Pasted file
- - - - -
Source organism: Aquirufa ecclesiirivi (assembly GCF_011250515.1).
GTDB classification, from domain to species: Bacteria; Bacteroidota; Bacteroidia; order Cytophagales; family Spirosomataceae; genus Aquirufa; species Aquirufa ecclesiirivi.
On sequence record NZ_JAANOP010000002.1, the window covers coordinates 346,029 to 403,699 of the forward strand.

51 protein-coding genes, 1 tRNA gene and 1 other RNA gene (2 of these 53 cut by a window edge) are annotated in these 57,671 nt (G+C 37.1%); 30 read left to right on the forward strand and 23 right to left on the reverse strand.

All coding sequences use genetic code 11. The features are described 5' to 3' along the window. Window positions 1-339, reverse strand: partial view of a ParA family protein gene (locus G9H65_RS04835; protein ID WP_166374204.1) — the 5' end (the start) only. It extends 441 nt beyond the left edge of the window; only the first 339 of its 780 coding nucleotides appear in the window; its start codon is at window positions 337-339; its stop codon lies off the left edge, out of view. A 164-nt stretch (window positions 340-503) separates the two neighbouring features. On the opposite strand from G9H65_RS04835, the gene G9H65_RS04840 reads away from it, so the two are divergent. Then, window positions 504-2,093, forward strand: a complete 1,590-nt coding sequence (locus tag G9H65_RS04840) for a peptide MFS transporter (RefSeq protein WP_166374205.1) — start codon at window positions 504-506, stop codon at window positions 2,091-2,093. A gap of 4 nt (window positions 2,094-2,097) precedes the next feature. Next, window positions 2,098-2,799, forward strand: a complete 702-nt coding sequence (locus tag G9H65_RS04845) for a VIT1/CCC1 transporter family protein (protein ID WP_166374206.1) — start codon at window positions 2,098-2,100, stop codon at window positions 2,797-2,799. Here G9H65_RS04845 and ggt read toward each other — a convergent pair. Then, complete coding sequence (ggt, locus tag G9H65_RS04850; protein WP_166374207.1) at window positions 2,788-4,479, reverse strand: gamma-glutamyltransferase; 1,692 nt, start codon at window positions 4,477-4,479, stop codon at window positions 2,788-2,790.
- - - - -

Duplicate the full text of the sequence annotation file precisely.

Source organism: Aquirufa ecclesiirivi (assembly GCF_011250515.1).
GTDB classification, from domain to species: Bacteria; Bacteroidota; Bacteroidia; order Cytophagales; family Spirosomataceae; genus Aquirufa; species Aquirufa ecclesiirivi.
On sequence record NZ_JAANOP010000002.1, the window covers coordinates 346,029 to 403,699 of the forward strand.

51 protein-coding genes, 1 tRNA gene and 1 other RNA gene (2 of these 53 cut by a window edge) are annotated in these 57,671 nt (G+C 37.1%); 30 read left to right on the forward strand and 23 right to left on the reverse strand.

All coding sequences use genetic code 11. The features are described 5' to 3' along the window. Window positions 1-339, reverse strand: partial view of a ParA family protein gene (locus G9H65_RS04835; protein ID WP_166374204.1) — the 5' end (the start) only. It extends 441 nt beyond the left edge of the window; only the first 339 of its 780 coding nucleotides appear in the window; its start codon is at window positions 337-339; its stop codon lies off the left edge, out of view. A 164-nt stretch (window positions 340-503) separates the two neighbouring features. On the opposite strand from G9H65_RS04835, the gene G9H65_RS04840 reads away from it, so the two are divergent. Then, window positions 504-2,093, forward strand: a complete 1,590-nt coding sequence (locus tag G9H65_RS04840) for a peptide MFS transporter (RefSeq protein WP_166374205.1) — start codon at window positions 504-506, stop codon at window positions 2,091-2,093. A gap of 4 nt (window positions 2,094-2,097) precedes the next feature. Next, window positions 2,098-2,799, forward strand: a complete 702-nt coding sequence (locus tag G9H65_RS04845) for a VIT1/CCC1 transporter family protein (protein ID WP_166374206.1) — start codon at window positions 2,098-2,100, stop codon at window positions 2,797-2,799. Here G9H65_RS04845 and ggt read toward each other — a convergent pair. Then, complete coding sequence (ggt, locus tag G9H65_RS04850; protein WP_166374207.1) at window positions 2,788-4,479, reverse strand: gamma-glutamyltransferase; 1,692 nt, start codon at window positions 4,477-4,479, stop codon at window positions 2,788-2,790.